One hundred to 1,300 years is the estimated full lifespan of a LEGO brick in our marine ecosystem, which is the end station for most non-recycled plastic packaging.
With a mere nine per cent of plastics recycled globally, companies increasingly recognise their power in paving a route towards a brighter future, and those leading the way are rethinking and innovating to solve the plastic pollution issue by reusing and recycling materials as opposed to discarding and creating further waste.
LEGO plans to invest US$400 million in transforming its entire business model – a bold move that will alleviate fans’ grievances about the environmental impacts of the iconic bricks that are treasured worldwide. Manufactured from crude oil and with an annual production figure in the billions, the company has taken decisive action, partnering with experts to develop the ideal prototype – 100 per cent recycled PET plastic bricks.
“When you buy recycled instead of new materials, you’re supporting infrastructure that values reuse over extraction.” – Helena Barbour
“We want children to know that we are working on it and to accompany them on the journey. Experimentation and failure is an important part of learning and innovation. Just as children build, undo and rebuild with LEGO bricks at home, we do the same in our lab,” explains Tim Brooks, LEGO Group Vice President for Environmental Responsibility.
The Ellen MacArthur Foundation, of which LEGO is a member, is committed to the repurposing, recycling and re-use of materials leading to more durable and sustainable products, as well as a model for the future of manufacturing where innovation takes place. This keeps plastic out of the environment and circulating within the system.
“Everything we do at the LEGO Group is centred on the child, and our sustainability ambitions are no different. We focus on building a better planet for future generations which includes protecting the world’s natural resources. Becoming more circular is key to achieving this,” Brooks says.
The system, which involves a cycle of consumption and production, is gaining attention from global brands.
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A pioneer in sustainable production within the fashion industry, the outdoor clothing manufacturer began its eco journey in 1993, transforming discarded bottles into recycled polyester for garments. The company now incorporates production waste and no-longer-used garments in its growing list of items to be transformed into polyester fibres for a range of new clothing that must compete to meet high industry standards without the use of petroleum.
“When you buy recycled instead of new materials, you’re supporting infrastructure that values reuse over extraction,” states Helena Barbour, Vice President Sportswear, Patagonia.
In line with a circular plastics model, Nestlé is ensuring that any packaging doesn’t end up as waste in landfill or in waterways with 100 per cent recyclable or re-usable packaging by 2025, and a goal to decrease virgin plastics by one-third. As a food industry company, it is in the process of developing packaging that is functional, safe and environmentally friendly through the Nestlé Institute of Packaging Sciences and has already created paper-based solutions in some countries.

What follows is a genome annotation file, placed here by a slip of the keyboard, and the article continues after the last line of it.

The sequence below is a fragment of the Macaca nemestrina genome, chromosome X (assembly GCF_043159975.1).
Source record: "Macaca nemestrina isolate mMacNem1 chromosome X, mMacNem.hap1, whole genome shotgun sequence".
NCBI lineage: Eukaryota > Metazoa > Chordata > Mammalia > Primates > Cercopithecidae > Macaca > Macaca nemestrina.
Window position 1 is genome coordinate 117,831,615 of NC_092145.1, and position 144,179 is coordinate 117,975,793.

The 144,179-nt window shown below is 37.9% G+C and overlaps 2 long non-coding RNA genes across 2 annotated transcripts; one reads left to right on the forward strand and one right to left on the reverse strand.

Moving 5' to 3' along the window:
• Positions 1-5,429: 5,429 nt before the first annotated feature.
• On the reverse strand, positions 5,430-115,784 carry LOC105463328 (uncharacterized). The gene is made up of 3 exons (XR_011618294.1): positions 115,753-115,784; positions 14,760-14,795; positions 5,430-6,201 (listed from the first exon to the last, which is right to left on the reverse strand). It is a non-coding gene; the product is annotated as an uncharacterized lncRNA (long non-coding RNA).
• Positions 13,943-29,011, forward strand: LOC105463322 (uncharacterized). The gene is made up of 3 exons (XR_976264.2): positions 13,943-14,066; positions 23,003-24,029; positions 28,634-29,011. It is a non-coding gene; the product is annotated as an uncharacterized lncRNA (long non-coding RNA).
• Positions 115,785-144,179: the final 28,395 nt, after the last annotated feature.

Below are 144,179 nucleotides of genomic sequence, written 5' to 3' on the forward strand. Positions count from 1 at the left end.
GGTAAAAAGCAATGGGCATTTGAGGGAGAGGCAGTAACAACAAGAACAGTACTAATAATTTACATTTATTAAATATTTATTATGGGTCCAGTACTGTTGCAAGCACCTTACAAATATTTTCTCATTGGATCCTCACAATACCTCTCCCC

Procter and Gamble
With 65 brands within its portfolio, P&G is working towards a circular economy with a goal of 100 per cent recyclable or re-usable packaging, similar to LEGO, by 2030. The company is also on a mission to halve its use of virgin petroleum-based plastic by the end of 2021.
Within Europe, Pantene, Aussie, Head & Shoulders and Herbal Essences new aluminium bottles are designed to be refilled with recyclable pouches containing the product. This accounts for an estimated 300 million fewer virgin plastic bottles being produced each year.
“This new packaging innovation will contribute to making the re-use of packaging irresistible, while enabling a reduction of virgin plastic as per P&G’s Ambition 2030 commitment,” explains Virginie Helias, Chief Sustainability Officer, P&G.
The focus for Apple has been on reducing quantity and making material changes, such as substituting petroleum plastics and virgin materials with recycled and fibre-based alternatives.
iPhone 6 packaging, for instance, included two trays compared to iPhone 7, which was redesigned to include only one, with the added benefit of being produced from fibre as opposed to petroleum. Plastic wrapping to secure the cables and EarPods was additionally replaced with paperboard, accounting for an 84 per cent reduction in plastic overall across the two generations of phones. As small as changing the outer wrapper of the box packaging from virgin to recycled material led to a 30 per cent increase in recycled content.
It’s probably no surprise that with more than 400 brands spread across 190 countries, 2.5 billion people consume Unilever products every day. With this in mind, the company is on a mission to improve its infrastructure to increase the number of recycled plastic available. By 2025, it plans to decrease virgin plastic used in packaging to 50 per cent and increase recycled plastic content to 25 per cent. Across its portfolio of brands, Unilever is committed to designing fully re-usable, recyclable or compostable products, and to both collect and process more plastic than is sold.
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